Isidora Žebeljan (1967–2020) remains one of the most prominent and most performed Serbian composers on the international music scene. She wrote about 100 compositions, including five operas, all commissioned by the music festivals and institutions from abroad. She was the first and only Serbian composer who composed music for the Foundation of the Berliner Philharmoniker, La Biennale di Venezia, Bregenzer Festspiele, Siena International Music Festival, Academy of St. Martin in the Fields, etc. Her opera Zora D. is the first Serbian opera which had its world premiere abroad (in Amsterdam), as well as being commissioned by an international institution (Genesis Foundation London). The opera Eine Marathon Familie is the first and only Serbian opera which had its premiere at the Bregenzer Festspiele, one of the most important opera festivals in the world, as a commission of that festival. Isidora Žebeljan’s opera Due teste e una ragazza (Dve glave i devojka) was the first Serbian opera sung in the Serbian language at its premiere abroad (in Siena, Italy). She was also the first female professor of composition in Serbia, academician of SASA and member of the WAAS. Her music is published by Ricordi Milano and Donemus (the Netherlands).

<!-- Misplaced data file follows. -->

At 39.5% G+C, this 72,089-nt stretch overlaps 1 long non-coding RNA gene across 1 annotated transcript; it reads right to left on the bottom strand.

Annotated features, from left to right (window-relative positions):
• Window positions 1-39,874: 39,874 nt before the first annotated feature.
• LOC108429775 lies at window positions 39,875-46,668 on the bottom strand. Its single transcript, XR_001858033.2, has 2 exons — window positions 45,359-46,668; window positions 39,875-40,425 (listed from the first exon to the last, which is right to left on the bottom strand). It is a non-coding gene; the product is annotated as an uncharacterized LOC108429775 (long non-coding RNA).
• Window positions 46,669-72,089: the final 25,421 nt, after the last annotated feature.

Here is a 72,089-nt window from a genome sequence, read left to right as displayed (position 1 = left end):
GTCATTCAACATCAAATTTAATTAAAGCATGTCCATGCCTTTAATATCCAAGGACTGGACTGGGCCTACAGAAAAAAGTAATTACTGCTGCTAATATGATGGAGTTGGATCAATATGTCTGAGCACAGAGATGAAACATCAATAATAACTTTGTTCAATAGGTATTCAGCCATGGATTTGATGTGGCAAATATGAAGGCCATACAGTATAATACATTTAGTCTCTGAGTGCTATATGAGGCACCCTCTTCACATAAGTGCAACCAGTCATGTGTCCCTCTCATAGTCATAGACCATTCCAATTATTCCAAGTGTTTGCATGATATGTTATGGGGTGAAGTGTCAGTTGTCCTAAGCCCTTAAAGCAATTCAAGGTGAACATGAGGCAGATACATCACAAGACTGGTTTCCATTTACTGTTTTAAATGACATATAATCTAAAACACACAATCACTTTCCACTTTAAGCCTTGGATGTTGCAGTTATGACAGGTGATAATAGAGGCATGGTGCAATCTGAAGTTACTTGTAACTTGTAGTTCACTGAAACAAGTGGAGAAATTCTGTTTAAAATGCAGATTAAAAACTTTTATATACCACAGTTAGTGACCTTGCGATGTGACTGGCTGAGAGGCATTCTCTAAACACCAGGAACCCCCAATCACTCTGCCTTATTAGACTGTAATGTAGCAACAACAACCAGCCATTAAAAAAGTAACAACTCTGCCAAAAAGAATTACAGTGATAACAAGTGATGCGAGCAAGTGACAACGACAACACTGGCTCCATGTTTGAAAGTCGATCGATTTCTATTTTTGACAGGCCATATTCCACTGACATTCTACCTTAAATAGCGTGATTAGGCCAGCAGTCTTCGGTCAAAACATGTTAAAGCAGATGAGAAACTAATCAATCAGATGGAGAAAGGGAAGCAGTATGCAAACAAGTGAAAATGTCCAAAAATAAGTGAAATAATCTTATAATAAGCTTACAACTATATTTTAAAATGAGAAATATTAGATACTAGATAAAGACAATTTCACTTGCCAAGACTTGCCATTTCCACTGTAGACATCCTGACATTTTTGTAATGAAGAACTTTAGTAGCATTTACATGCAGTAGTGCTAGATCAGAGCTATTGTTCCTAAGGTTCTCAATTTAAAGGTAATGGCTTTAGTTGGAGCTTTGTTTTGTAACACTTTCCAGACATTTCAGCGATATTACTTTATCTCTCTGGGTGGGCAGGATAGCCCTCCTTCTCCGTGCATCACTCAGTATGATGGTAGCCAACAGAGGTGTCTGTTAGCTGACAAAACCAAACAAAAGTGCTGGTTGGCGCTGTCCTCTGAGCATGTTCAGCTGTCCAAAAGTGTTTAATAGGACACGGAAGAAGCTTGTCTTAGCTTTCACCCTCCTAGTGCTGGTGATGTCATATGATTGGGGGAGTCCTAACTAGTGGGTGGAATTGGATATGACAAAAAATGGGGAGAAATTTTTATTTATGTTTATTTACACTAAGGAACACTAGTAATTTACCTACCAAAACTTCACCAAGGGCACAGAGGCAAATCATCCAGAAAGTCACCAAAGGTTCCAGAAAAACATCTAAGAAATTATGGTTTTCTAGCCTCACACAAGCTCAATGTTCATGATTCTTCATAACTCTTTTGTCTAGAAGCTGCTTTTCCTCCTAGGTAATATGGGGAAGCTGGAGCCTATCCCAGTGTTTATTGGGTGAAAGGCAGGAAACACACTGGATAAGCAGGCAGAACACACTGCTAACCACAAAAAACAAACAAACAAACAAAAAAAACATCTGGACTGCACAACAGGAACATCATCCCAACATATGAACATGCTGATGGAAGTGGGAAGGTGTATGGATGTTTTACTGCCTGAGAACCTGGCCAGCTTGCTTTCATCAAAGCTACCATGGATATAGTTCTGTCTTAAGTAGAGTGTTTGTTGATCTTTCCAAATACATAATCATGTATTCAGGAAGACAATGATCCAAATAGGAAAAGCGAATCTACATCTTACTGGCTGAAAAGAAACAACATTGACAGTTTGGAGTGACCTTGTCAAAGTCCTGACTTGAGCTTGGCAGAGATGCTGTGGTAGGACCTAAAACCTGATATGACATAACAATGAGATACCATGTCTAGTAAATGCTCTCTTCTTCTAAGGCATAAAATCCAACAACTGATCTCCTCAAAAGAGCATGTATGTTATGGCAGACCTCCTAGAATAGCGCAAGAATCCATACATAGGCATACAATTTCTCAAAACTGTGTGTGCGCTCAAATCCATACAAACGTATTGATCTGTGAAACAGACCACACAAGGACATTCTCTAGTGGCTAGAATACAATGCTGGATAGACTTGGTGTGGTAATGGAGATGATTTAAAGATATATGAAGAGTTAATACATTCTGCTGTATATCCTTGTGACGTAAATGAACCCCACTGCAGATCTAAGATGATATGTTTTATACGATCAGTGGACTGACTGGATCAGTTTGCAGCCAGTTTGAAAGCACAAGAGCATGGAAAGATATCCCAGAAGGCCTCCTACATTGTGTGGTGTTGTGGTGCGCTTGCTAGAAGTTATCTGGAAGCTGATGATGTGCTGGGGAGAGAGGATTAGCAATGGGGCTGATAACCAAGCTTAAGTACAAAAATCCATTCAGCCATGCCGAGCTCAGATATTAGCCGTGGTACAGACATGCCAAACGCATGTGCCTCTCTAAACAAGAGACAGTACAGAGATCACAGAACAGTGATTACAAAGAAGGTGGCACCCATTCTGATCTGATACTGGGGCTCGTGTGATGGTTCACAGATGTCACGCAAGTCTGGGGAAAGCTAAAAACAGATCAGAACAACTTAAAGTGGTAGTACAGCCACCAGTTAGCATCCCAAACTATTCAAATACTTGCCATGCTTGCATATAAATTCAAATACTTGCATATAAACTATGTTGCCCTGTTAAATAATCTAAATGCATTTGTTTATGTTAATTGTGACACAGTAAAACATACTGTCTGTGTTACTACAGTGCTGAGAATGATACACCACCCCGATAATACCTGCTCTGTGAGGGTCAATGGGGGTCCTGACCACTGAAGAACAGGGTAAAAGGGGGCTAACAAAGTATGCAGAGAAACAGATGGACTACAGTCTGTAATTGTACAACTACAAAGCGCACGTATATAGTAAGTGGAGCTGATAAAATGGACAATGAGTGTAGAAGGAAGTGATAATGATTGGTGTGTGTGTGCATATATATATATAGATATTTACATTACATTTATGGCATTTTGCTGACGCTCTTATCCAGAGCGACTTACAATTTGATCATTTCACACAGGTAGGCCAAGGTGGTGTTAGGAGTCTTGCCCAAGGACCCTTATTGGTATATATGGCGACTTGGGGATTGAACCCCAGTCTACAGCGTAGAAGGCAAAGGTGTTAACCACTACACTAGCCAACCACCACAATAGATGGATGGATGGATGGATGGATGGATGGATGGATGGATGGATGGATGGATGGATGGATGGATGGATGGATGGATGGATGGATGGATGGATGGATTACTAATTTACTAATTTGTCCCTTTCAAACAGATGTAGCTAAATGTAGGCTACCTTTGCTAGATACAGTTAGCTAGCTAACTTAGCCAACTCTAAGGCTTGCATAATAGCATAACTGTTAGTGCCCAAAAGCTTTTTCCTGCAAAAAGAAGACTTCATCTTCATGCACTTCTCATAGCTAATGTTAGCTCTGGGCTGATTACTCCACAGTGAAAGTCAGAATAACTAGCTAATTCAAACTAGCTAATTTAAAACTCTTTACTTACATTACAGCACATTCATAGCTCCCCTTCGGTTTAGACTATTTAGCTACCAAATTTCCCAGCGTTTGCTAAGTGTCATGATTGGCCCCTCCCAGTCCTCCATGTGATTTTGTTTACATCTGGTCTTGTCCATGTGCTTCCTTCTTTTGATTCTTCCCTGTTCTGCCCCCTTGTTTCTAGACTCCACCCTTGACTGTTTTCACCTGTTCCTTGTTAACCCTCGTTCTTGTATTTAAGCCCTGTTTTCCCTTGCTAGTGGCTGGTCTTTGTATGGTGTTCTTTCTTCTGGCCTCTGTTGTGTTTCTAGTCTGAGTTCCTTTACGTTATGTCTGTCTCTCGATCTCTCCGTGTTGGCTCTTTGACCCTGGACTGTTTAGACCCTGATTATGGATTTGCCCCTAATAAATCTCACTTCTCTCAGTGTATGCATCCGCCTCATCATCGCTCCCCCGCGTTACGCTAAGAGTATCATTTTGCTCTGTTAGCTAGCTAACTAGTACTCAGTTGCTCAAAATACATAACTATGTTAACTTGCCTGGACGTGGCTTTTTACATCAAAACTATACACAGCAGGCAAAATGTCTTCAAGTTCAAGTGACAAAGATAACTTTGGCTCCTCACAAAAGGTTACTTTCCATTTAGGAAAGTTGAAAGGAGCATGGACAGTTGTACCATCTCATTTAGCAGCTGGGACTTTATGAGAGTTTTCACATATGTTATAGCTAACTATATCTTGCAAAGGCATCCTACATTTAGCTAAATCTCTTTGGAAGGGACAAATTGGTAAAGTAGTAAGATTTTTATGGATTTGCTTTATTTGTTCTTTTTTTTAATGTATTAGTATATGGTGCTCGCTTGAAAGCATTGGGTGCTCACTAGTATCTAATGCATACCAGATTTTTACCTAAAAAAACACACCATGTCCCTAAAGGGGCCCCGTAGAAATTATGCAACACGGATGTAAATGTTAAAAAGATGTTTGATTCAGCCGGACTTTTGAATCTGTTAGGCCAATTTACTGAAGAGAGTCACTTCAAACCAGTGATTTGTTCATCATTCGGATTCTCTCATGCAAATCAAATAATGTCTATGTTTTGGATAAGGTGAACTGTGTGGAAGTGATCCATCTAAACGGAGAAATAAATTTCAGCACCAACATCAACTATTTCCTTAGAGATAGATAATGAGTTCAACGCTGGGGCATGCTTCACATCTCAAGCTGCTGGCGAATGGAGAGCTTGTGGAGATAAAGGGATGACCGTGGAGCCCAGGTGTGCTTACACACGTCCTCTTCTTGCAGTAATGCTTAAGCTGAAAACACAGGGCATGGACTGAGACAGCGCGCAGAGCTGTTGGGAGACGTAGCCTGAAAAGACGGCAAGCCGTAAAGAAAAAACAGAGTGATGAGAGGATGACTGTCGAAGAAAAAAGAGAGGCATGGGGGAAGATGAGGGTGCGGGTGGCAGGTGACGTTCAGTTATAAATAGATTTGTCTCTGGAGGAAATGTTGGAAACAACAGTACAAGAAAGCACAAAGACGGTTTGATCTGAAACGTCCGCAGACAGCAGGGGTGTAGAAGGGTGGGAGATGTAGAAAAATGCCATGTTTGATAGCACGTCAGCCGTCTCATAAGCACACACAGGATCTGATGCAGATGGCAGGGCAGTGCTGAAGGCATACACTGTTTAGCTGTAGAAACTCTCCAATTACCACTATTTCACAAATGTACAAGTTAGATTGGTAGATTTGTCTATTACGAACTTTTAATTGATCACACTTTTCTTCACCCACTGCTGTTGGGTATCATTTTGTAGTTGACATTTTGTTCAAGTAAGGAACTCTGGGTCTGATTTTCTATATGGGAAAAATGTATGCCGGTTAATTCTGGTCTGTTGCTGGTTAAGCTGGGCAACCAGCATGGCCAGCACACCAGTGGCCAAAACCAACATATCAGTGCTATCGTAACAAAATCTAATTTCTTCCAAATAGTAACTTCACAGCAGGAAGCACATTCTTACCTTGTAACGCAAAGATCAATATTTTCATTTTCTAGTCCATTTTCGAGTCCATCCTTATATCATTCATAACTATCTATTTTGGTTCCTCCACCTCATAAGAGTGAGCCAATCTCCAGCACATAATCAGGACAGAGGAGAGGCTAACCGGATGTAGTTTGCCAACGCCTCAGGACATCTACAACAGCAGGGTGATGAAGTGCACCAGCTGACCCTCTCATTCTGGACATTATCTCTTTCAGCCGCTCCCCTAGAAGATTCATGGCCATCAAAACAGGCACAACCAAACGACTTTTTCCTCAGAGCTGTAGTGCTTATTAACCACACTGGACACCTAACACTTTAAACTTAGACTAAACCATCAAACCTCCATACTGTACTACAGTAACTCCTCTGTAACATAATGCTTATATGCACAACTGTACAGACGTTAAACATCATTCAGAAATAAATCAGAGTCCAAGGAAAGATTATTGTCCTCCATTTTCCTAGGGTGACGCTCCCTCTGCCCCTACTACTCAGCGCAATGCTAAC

The Horses of St Mark (Konji Svetog Marka), which was the first and remains the only composition of a Serbian composer performed by the BBC Symphony Orchestra, was commissioned by the 2004 Venice Biennale and premiered on October 22, 2004, at the Teatro Piccolo Arsenale in Venice by the Friuli Venezia Giulia Symphony Orchestra conducted by Christoph Poppen. After the premiere, this composition has been performed, among others, by Janáček Philharmonic Orchestra, Gothenburg Symphony Orchestra, No Borders Orchestra, Belgrade Philharmonic Orchestra, conducted by David Porcelijn, Pierre-André Valade, Dorian Wilson and Premil Petrović. Recordings of this composition have been released by CPO and Deutsche Grammophon. The composer has written the following program note about the work: There is a legend that God gave the Greek sculptor Lysippus the ability to make an alloy that could last forever. Lysippus cast four horses from this alloy. Constantine the Great placed them at the gate of the Hippodrome and bade them to preserve the myth of the East and the legend that gave them birth. As a demonstration of their eternal might, famed emperors and commanders took them to the West. As they travelled over the Levant and Europe, the horses carried with them songs from their homeland lest they forget their land of origin. The empires have since fallen. Yet the horses live on to the glory of their creator’s idea.